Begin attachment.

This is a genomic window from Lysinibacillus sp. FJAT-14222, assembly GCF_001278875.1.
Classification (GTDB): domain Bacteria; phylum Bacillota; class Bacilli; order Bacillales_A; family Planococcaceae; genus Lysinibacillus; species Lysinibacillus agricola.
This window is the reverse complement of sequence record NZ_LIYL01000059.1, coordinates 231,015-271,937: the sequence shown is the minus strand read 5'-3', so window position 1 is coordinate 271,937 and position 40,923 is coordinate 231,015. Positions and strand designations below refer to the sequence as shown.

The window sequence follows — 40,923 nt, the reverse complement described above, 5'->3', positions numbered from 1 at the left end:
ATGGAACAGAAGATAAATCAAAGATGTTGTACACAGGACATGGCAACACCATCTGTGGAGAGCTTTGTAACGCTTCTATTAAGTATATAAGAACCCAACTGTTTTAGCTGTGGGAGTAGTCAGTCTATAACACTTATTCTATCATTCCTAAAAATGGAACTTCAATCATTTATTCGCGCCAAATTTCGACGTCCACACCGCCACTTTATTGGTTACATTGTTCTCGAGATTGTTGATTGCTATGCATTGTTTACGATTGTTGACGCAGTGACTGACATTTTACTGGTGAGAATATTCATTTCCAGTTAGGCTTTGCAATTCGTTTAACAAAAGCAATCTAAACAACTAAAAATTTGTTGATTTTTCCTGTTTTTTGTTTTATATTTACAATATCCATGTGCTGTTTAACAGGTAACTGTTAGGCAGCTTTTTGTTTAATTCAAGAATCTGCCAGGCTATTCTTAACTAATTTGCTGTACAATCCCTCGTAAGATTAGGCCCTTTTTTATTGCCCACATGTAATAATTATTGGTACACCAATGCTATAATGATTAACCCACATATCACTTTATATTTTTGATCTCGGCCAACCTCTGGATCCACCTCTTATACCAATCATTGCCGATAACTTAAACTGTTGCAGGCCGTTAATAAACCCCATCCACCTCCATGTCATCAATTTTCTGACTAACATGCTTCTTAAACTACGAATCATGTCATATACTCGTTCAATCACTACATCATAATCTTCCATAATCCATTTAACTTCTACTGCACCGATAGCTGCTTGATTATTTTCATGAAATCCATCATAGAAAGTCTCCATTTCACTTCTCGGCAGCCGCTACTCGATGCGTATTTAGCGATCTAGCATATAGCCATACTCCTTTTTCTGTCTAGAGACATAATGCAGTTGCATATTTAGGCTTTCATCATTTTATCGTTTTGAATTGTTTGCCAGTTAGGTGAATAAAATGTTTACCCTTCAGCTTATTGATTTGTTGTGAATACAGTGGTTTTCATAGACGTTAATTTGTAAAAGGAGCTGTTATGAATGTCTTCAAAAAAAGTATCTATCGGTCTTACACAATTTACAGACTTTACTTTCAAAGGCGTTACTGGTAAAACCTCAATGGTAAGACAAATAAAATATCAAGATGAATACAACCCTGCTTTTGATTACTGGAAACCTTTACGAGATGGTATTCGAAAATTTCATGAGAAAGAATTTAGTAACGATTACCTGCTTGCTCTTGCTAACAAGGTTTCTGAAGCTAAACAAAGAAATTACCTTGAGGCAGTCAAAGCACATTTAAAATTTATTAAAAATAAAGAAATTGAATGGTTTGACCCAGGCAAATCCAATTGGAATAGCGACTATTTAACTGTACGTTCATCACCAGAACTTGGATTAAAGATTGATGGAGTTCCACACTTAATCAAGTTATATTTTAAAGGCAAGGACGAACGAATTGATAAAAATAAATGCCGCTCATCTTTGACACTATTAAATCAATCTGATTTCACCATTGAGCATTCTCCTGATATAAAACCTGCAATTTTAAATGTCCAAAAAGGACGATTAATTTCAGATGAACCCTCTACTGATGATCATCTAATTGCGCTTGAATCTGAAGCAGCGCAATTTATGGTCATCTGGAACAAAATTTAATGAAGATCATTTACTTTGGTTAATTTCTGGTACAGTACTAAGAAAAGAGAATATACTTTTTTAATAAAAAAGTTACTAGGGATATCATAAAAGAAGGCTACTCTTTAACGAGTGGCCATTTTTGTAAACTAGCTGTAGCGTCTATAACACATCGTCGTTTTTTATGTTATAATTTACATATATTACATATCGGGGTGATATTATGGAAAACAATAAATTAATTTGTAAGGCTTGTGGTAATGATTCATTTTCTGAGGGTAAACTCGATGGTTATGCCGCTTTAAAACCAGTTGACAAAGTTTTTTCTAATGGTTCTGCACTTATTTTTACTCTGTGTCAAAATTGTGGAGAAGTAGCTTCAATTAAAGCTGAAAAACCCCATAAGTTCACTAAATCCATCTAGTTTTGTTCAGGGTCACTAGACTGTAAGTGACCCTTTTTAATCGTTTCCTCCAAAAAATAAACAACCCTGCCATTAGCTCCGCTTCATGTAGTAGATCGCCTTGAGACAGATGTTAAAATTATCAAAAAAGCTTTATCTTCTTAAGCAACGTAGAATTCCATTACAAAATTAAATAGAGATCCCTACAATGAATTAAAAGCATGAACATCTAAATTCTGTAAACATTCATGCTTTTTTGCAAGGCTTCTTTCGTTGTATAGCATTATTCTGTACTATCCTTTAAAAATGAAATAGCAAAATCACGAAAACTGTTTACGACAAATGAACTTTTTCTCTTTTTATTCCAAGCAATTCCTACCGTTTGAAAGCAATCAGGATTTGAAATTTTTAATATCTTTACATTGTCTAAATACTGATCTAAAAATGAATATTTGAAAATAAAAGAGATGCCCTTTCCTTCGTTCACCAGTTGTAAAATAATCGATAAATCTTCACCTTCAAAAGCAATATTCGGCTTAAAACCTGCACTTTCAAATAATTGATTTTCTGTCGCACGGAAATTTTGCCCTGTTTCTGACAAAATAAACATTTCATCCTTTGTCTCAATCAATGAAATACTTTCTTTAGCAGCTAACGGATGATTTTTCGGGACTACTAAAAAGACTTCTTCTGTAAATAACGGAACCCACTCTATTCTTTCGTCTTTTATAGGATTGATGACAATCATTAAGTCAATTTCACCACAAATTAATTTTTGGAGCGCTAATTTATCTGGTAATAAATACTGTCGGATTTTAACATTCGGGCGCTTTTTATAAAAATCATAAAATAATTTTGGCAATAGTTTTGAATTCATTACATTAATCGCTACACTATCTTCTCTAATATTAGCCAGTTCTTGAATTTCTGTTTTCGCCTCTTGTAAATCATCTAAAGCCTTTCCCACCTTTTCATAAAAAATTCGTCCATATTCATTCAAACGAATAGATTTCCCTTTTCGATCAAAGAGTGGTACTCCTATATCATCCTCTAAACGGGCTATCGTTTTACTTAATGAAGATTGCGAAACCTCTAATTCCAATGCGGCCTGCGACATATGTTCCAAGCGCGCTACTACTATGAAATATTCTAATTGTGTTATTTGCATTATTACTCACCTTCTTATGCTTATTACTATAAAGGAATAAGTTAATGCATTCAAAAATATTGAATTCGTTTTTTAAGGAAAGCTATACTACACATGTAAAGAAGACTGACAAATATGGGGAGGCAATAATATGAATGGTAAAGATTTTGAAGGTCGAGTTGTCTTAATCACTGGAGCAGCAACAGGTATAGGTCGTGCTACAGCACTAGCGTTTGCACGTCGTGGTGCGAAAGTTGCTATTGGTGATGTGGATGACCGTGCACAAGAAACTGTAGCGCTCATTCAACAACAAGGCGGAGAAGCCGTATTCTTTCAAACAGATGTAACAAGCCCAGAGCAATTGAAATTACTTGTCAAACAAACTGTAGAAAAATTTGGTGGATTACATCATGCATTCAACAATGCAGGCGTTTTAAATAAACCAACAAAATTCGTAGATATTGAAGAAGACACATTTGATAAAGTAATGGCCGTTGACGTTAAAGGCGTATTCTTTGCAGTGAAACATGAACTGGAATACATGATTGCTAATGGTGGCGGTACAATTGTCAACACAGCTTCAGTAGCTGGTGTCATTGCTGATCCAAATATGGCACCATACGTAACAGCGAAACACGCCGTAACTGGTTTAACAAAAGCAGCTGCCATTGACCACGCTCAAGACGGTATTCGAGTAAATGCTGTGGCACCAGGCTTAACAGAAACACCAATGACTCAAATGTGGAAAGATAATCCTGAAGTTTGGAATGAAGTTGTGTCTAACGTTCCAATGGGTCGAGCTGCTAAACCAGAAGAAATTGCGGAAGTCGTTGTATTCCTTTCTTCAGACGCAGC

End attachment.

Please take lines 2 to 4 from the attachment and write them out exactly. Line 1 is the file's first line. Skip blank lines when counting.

Classification (GTDB): domain Bacteria; phylum Bacillota; class Bacilli; order Bacillales_A; family Planococcaceae; genus Lysinibacillus; species Lysinibacillus agricola.
This window is the reverse complement of sequence record NZ_LIYL01000059.1, coordinates 231,015-271,937: the sequence shown is the minus strand read 5'-3', so window position 1 is coordinate 271,937 and position 40,923 is coordinate 231,015. Positions and strand designations below refer to the sequence as shown.

The window sequence follows — 40,923 nt, the reverse complement described above, 5'->3', positions numbered from 1 at the left end: